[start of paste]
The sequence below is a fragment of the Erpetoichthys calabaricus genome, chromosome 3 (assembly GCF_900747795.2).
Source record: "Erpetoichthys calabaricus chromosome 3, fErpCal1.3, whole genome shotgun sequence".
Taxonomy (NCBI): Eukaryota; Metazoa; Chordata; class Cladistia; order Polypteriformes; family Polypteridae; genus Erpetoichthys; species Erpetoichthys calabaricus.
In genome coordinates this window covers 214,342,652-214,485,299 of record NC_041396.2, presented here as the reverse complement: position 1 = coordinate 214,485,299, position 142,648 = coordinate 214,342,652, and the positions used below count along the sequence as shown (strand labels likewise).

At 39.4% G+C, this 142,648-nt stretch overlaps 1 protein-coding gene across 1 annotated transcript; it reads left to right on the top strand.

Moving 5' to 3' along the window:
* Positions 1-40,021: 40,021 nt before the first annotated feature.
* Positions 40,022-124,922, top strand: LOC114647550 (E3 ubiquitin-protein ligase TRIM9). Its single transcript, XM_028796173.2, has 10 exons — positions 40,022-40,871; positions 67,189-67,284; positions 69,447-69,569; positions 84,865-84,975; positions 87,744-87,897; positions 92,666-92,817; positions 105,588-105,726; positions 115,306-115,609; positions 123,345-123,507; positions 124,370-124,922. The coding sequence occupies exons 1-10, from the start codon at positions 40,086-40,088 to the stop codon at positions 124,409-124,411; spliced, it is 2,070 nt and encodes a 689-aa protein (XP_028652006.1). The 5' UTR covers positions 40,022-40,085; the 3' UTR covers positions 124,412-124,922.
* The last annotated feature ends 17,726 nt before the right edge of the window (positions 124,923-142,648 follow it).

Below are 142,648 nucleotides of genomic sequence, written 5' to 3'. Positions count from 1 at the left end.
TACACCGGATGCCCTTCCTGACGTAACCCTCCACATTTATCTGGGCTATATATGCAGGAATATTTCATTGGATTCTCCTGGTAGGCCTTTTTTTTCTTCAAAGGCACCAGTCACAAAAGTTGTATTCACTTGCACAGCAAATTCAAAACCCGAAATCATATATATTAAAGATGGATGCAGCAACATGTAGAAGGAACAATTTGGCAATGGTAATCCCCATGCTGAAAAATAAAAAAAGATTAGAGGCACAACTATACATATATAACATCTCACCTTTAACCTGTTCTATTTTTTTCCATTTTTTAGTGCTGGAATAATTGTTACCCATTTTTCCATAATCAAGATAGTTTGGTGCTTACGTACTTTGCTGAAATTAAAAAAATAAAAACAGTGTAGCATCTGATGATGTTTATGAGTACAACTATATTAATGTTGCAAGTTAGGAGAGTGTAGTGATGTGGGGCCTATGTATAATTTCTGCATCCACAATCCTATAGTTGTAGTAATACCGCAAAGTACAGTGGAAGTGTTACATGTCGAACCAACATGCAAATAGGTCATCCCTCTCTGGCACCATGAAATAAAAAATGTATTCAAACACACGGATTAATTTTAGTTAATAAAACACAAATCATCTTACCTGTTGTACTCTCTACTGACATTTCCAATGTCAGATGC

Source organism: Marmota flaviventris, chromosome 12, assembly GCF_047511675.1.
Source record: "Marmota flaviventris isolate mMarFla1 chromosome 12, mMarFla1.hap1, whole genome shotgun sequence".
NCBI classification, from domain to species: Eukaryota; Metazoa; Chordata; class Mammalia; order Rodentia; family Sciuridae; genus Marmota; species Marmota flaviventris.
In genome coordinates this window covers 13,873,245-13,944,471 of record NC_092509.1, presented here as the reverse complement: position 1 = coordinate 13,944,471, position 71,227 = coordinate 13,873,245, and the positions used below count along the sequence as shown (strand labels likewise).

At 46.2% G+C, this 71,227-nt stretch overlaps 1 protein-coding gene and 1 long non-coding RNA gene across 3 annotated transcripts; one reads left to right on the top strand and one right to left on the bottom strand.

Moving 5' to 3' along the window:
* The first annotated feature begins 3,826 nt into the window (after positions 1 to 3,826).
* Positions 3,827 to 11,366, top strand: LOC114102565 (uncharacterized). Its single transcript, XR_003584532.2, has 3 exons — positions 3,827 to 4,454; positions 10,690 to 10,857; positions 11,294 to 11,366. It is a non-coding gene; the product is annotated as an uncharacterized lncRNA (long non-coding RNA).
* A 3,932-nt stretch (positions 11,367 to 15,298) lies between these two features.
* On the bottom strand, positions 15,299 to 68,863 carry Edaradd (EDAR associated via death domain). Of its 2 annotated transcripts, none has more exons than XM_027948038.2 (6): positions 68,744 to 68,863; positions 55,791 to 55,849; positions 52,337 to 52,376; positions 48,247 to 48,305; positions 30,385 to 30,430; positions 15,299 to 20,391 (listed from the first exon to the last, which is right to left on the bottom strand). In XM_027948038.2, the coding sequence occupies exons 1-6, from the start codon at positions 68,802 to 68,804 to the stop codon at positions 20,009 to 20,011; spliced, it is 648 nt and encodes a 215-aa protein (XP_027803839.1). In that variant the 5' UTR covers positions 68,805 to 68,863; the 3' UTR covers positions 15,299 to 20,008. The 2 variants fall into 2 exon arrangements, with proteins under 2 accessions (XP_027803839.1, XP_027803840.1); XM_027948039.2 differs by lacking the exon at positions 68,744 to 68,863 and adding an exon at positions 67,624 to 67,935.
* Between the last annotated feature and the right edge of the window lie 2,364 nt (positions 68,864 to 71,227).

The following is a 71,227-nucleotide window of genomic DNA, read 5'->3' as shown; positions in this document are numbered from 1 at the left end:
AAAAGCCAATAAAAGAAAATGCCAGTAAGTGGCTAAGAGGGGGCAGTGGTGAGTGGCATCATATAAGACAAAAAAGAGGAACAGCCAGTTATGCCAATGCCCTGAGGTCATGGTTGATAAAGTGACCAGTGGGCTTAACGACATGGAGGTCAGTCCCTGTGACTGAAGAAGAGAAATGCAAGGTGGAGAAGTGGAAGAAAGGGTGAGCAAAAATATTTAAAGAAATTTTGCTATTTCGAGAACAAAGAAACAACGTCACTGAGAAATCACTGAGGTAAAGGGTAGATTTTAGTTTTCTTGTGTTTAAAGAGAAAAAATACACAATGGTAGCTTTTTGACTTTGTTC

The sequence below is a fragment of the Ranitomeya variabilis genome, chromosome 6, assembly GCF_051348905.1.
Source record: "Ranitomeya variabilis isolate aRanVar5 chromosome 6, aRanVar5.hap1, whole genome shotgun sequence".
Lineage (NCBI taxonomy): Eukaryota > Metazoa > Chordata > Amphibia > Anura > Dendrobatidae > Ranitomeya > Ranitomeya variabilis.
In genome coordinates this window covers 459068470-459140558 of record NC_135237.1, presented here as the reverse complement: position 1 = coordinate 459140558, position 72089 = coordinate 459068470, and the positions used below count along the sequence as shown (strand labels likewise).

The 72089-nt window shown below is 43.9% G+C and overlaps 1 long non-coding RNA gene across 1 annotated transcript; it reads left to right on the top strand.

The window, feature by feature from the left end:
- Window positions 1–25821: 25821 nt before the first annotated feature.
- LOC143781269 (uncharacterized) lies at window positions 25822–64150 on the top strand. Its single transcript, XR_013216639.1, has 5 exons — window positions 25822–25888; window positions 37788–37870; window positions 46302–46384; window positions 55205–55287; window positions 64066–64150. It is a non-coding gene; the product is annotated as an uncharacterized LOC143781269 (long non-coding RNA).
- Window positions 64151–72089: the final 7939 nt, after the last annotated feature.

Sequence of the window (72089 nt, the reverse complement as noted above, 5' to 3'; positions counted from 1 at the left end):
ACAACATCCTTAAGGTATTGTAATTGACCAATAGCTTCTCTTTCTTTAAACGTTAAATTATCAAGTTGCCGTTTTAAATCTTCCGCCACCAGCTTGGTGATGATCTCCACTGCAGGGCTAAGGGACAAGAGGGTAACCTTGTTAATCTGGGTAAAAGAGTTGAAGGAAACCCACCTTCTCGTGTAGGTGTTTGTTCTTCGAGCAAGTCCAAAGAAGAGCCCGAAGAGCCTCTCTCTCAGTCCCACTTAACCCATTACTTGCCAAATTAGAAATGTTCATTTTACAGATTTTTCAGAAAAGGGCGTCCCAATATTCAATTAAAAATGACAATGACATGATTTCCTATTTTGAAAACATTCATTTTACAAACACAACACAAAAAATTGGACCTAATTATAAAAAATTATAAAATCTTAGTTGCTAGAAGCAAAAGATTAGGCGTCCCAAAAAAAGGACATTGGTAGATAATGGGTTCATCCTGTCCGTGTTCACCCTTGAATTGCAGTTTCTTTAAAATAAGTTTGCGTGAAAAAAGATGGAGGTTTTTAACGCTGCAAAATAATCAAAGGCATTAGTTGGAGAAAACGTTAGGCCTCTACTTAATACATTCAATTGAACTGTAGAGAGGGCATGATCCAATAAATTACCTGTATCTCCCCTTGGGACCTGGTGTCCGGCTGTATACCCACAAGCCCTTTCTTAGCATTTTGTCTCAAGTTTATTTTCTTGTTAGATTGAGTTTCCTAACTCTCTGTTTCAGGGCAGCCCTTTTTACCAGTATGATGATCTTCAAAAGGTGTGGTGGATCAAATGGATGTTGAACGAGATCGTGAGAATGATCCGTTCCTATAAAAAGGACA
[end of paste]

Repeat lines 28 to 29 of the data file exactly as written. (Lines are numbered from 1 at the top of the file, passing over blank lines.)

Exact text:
In genome coordinates this window covers 459068470-459140558 of record NC_135237.1, presented here as the reverse complement: position 1 = coordinate 459140558, position 72089 = coordinate 459068470, and the positions used below count along the sequence as shown (strand labels likewise).

The 72089-nt window shown below is 43.9% G+C and overlaps 1 long non-coding RNA gene across 1 annotated transcript; it reads left to right on the top strand.